A bispecific ligand-directed toxin (BLT), called EGFATFKDEL, consisting of human epidermal growth factor, a fragment of urokinase, and truncated pseudomonas exotoxin (PE38) was assembled in order to target human glioblastoma. Immunogenicity was reduced by mutating seven immunodominant B-cell epitopes on the PE38 molecule to create a new agent, EGFATFKDEL 7mut. In vitro, the drug selectively killed several human glioblastoma cell lines. EGFATFKDEL is our first BLT designed to simultaneously target EGFR on solid tumors and uPAR on the tumor neovasculature. In vitro assays revealed that the agent is effective against glioblastoma cell lines as well as human umbilical vein endothelial cells (HUVEC). Additionally, the bispecific drug displayed enhanced binding to overexpressed epidermal growth factor receptor and urokinase receptor when compared to similar monospecific drugs, EGFKDEL and ATFKDEL. In vivo, an aggressive human glioblastoma cell line was genetically marked with a firefly luciferase reporter gene and administered to the flanks of nude mice. Treatment with intratumoral injections of EGFATFKDEL 7mut eradicated small tumors in over half of the treated mice, which survived with tumor free status at least 100 days post tumor inoculation. ATFKDEL, which primarily targets the tumor neovasculature, prevented tumor growth but did not result in tumor-free mice in most cases. Specificity was shown by treating with an irrelevant BLT control which did not protect mice. Finally, immunization experiments in immunocompetent mice revealed significantly reduced anti-toxin production in EGFATFKDEL 7mut treated groups. Thus, EGFATFKDEL 7mut is an effective drug for glioblastoma therapy in this murine model and warrants further study.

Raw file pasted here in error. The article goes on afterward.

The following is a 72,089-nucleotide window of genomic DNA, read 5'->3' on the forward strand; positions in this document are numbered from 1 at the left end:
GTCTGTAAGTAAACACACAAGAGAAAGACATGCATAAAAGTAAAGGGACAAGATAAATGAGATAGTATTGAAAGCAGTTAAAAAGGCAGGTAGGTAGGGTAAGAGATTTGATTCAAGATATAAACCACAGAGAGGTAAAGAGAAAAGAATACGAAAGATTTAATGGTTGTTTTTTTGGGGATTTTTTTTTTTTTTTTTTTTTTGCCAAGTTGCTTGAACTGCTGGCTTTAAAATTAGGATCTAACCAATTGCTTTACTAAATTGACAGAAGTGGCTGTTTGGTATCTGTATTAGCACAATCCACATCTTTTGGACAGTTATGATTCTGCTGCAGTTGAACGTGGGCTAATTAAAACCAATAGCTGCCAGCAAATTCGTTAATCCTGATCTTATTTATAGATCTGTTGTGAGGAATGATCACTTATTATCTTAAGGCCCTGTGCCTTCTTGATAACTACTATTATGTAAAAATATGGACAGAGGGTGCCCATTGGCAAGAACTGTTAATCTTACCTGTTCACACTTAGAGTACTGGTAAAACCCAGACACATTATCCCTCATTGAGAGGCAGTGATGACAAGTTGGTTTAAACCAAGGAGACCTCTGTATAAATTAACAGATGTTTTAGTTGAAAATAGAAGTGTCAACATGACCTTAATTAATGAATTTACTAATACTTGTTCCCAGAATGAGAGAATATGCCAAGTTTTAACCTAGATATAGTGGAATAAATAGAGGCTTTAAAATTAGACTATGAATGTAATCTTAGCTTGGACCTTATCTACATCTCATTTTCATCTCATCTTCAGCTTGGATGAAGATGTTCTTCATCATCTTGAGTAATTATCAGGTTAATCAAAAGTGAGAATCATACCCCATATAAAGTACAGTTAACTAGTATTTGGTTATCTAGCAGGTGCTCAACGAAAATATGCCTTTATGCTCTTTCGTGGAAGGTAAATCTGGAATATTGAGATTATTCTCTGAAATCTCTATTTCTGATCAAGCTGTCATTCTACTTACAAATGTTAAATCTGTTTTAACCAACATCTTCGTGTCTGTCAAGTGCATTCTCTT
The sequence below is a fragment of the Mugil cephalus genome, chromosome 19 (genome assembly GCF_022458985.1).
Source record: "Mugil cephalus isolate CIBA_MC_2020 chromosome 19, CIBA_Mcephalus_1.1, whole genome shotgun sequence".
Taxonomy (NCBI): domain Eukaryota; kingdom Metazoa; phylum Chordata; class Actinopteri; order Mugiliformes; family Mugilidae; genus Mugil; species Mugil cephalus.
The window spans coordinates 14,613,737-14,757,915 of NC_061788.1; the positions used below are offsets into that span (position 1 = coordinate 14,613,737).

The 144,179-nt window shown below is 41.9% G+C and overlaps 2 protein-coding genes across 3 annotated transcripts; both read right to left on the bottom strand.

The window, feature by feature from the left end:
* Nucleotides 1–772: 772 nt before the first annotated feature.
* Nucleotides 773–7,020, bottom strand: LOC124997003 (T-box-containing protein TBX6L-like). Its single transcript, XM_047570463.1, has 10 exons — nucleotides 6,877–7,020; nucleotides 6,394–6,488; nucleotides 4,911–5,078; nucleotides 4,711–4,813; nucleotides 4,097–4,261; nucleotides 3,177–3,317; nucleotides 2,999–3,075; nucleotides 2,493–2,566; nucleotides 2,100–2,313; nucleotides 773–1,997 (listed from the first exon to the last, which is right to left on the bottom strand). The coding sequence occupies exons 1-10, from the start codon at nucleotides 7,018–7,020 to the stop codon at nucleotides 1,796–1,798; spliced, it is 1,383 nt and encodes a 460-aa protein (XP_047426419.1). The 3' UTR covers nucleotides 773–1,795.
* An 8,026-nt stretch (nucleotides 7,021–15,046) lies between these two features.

- Pseudomonas exotoxin
- Xenograft model